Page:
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Blogging Wisdom: On Authenticity, Giving, and More

A roundup of blogging tips, mined from recent interviews at Discover.

Photo courtesy of Infinite Belly, a blog we featured on Discover in March 2016.

At Discover, we share the stories of bloggers around the world.

Some of the best blogging advice we hear comes from you — the writers, photographers, and creators that make up the WordPress community. Here, we’ve compiled bits of wisdom from recent Discover interviews that we hope will inspire you on your own journey.

Parenting blogger Emily Austin on genuine engagement and meaningful commenting:

But the one piece of advice I believe we can all take to the bank is to leave genuine comments on other blogs and to take the time to respond to comments on our own. . . . Being a conscientious commenter has become more difficult — I’m eagerly anticipating the 26-hour day wherein I can comment on every post I read — but when I was building my online presence, I found that kind, authentic, encouraging comments were the best means to forging relationships with others who may or may not have a lot in common with me. We may call each other bloggers, but in the end we’re all just people who want to be heard and understood. Compassion and camaraderie go a long way, both in blogging and in life.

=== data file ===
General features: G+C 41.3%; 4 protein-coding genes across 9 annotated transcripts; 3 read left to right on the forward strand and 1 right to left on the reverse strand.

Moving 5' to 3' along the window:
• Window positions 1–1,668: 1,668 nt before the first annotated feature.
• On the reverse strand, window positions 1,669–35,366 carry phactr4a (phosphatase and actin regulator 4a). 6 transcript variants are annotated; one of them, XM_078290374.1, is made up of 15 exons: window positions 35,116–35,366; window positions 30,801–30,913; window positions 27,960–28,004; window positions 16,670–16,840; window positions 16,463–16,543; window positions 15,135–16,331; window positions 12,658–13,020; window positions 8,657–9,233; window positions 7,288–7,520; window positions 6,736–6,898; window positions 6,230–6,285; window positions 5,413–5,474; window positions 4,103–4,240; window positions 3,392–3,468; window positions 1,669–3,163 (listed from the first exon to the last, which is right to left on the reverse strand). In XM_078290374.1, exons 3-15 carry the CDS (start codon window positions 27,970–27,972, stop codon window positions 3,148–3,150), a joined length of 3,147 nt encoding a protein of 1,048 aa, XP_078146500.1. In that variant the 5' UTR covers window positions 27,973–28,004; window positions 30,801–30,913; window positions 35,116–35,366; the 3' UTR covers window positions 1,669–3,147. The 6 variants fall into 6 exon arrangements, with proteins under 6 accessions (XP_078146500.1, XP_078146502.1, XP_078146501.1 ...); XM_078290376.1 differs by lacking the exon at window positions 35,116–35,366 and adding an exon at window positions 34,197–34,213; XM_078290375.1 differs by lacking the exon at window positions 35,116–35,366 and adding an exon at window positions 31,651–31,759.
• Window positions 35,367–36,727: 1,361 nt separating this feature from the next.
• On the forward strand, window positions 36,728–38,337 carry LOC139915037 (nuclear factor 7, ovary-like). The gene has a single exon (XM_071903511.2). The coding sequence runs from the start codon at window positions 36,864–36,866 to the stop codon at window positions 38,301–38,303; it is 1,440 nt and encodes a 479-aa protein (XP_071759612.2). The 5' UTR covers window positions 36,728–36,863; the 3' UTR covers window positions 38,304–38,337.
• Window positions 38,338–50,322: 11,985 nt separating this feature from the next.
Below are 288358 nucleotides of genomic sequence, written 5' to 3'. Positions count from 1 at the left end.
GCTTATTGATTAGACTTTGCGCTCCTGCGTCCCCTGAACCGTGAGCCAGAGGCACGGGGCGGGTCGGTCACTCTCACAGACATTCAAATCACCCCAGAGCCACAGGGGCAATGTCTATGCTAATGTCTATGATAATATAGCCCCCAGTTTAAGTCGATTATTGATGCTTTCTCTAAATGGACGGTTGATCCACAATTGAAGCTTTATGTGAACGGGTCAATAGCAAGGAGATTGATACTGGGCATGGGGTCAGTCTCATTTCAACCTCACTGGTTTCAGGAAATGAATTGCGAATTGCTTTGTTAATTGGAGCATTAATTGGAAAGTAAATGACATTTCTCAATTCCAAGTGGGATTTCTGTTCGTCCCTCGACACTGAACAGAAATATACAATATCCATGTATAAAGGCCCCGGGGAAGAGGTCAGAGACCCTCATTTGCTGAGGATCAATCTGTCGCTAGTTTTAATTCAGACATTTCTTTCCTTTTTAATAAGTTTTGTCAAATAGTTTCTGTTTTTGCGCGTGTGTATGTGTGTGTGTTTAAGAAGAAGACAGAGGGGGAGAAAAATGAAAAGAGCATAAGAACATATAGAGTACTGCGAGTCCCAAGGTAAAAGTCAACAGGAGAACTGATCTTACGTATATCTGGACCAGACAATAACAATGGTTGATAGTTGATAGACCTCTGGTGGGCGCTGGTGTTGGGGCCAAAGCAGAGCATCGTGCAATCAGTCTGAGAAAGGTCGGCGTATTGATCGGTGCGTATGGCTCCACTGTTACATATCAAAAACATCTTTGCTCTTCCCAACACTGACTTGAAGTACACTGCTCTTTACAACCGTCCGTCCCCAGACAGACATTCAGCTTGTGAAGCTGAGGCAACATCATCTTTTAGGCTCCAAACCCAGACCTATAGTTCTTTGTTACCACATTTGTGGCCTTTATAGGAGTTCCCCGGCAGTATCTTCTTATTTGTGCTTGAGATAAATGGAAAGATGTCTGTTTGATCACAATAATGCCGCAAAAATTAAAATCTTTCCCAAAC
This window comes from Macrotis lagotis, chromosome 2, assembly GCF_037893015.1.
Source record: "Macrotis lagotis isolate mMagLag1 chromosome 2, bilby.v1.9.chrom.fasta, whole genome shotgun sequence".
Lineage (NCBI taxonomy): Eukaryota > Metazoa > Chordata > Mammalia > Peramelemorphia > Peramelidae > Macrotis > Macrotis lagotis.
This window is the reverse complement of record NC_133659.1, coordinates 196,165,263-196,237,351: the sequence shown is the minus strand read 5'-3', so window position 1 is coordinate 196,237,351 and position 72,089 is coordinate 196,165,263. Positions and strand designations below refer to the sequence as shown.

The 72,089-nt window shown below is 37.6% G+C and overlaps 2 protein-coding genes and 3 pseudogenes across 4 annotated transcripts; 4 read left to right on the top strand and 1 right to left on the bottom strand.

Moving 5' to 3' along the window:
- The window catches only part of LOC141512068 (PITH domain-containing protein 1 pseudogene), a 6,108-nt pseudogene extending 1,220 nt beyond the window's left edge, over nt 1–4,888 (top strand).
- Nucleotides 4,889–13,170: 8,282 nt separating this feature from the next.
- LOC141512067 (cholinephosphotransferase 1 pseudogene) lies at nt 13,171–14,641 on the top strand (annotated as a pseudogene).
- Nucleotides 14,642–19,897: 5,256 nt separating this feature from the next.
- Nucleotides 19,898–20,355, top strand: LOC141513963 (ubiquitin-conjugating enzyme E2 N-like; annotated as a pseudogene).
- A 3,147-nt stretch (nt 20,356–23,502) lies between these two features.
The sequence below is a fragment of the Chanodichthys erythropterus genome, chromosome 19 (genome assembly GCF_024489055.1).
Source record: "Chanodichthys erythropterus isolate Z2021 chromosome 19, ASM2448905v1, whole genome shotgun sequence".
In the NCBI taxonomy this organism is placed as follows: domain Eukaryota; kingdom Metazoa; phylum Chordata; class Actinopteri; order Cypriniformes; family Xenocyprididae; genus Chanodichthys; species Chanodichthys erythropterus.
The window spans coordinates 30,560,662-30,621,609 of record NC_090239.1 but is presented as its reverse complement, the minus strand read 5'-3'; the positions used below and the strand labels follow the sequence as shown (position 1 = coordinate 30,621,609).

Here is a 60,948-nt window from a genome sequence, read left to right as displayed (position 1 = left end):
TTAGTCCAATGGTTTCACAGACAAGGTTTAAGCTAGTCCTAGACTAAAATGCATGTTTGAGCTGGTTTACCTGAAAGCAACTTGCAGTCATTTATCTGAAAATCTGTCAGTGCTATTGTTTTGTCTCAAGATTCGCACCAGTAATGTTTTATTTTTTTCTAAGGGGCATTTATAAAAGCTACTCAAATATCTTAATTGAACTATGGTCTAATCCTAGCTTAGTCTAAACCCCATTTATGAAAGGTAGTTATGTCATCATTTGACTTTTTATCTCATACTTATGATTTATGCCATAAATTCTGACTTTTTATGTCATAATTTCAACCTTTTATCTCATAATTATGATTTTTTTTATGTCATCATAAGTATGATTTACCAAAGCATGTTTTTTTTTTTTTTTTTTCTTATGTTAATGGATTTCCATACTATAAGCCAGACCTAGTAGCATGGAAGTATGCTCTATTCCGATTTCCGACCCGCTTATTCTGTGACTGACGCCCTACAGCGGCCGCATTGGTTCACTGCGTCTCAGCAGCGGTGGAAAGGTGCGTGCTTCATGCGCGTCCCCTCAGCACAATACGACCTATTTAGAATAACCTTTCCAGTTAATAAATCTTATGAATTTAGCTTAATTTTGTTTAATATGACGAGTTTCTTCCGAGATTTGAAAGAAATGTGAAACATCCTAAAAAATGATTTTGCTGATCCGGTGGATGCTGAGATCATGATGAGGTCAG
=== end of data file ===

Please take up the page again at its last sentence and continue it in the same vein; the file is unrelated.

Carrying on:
In the interview, Emily also talks about putting yourself out there: guest posting, cross-posting on platforms like BlogHer, going to conferences, and — above all — just writing, even if you think what you’re writing is boring.

If you’ve just started blogging, you might not know what a genuine or authentic comment looks like. But Emily puts it nicely: be compassionate and approach blogging connections as you would real-life relationships.

André and Adélaïde Zollinger, the creative team behind food blog Infinite Belly, on telling visual stories through food:

Vary it up a little and don’t just display pictures of food. Your environment, your house, your plates and cutlery, the nature or city that surround you — all of these things also nourish your site (in the strong sense of the word). Let readers into your living and cooking space and go beyond hovering over your plate.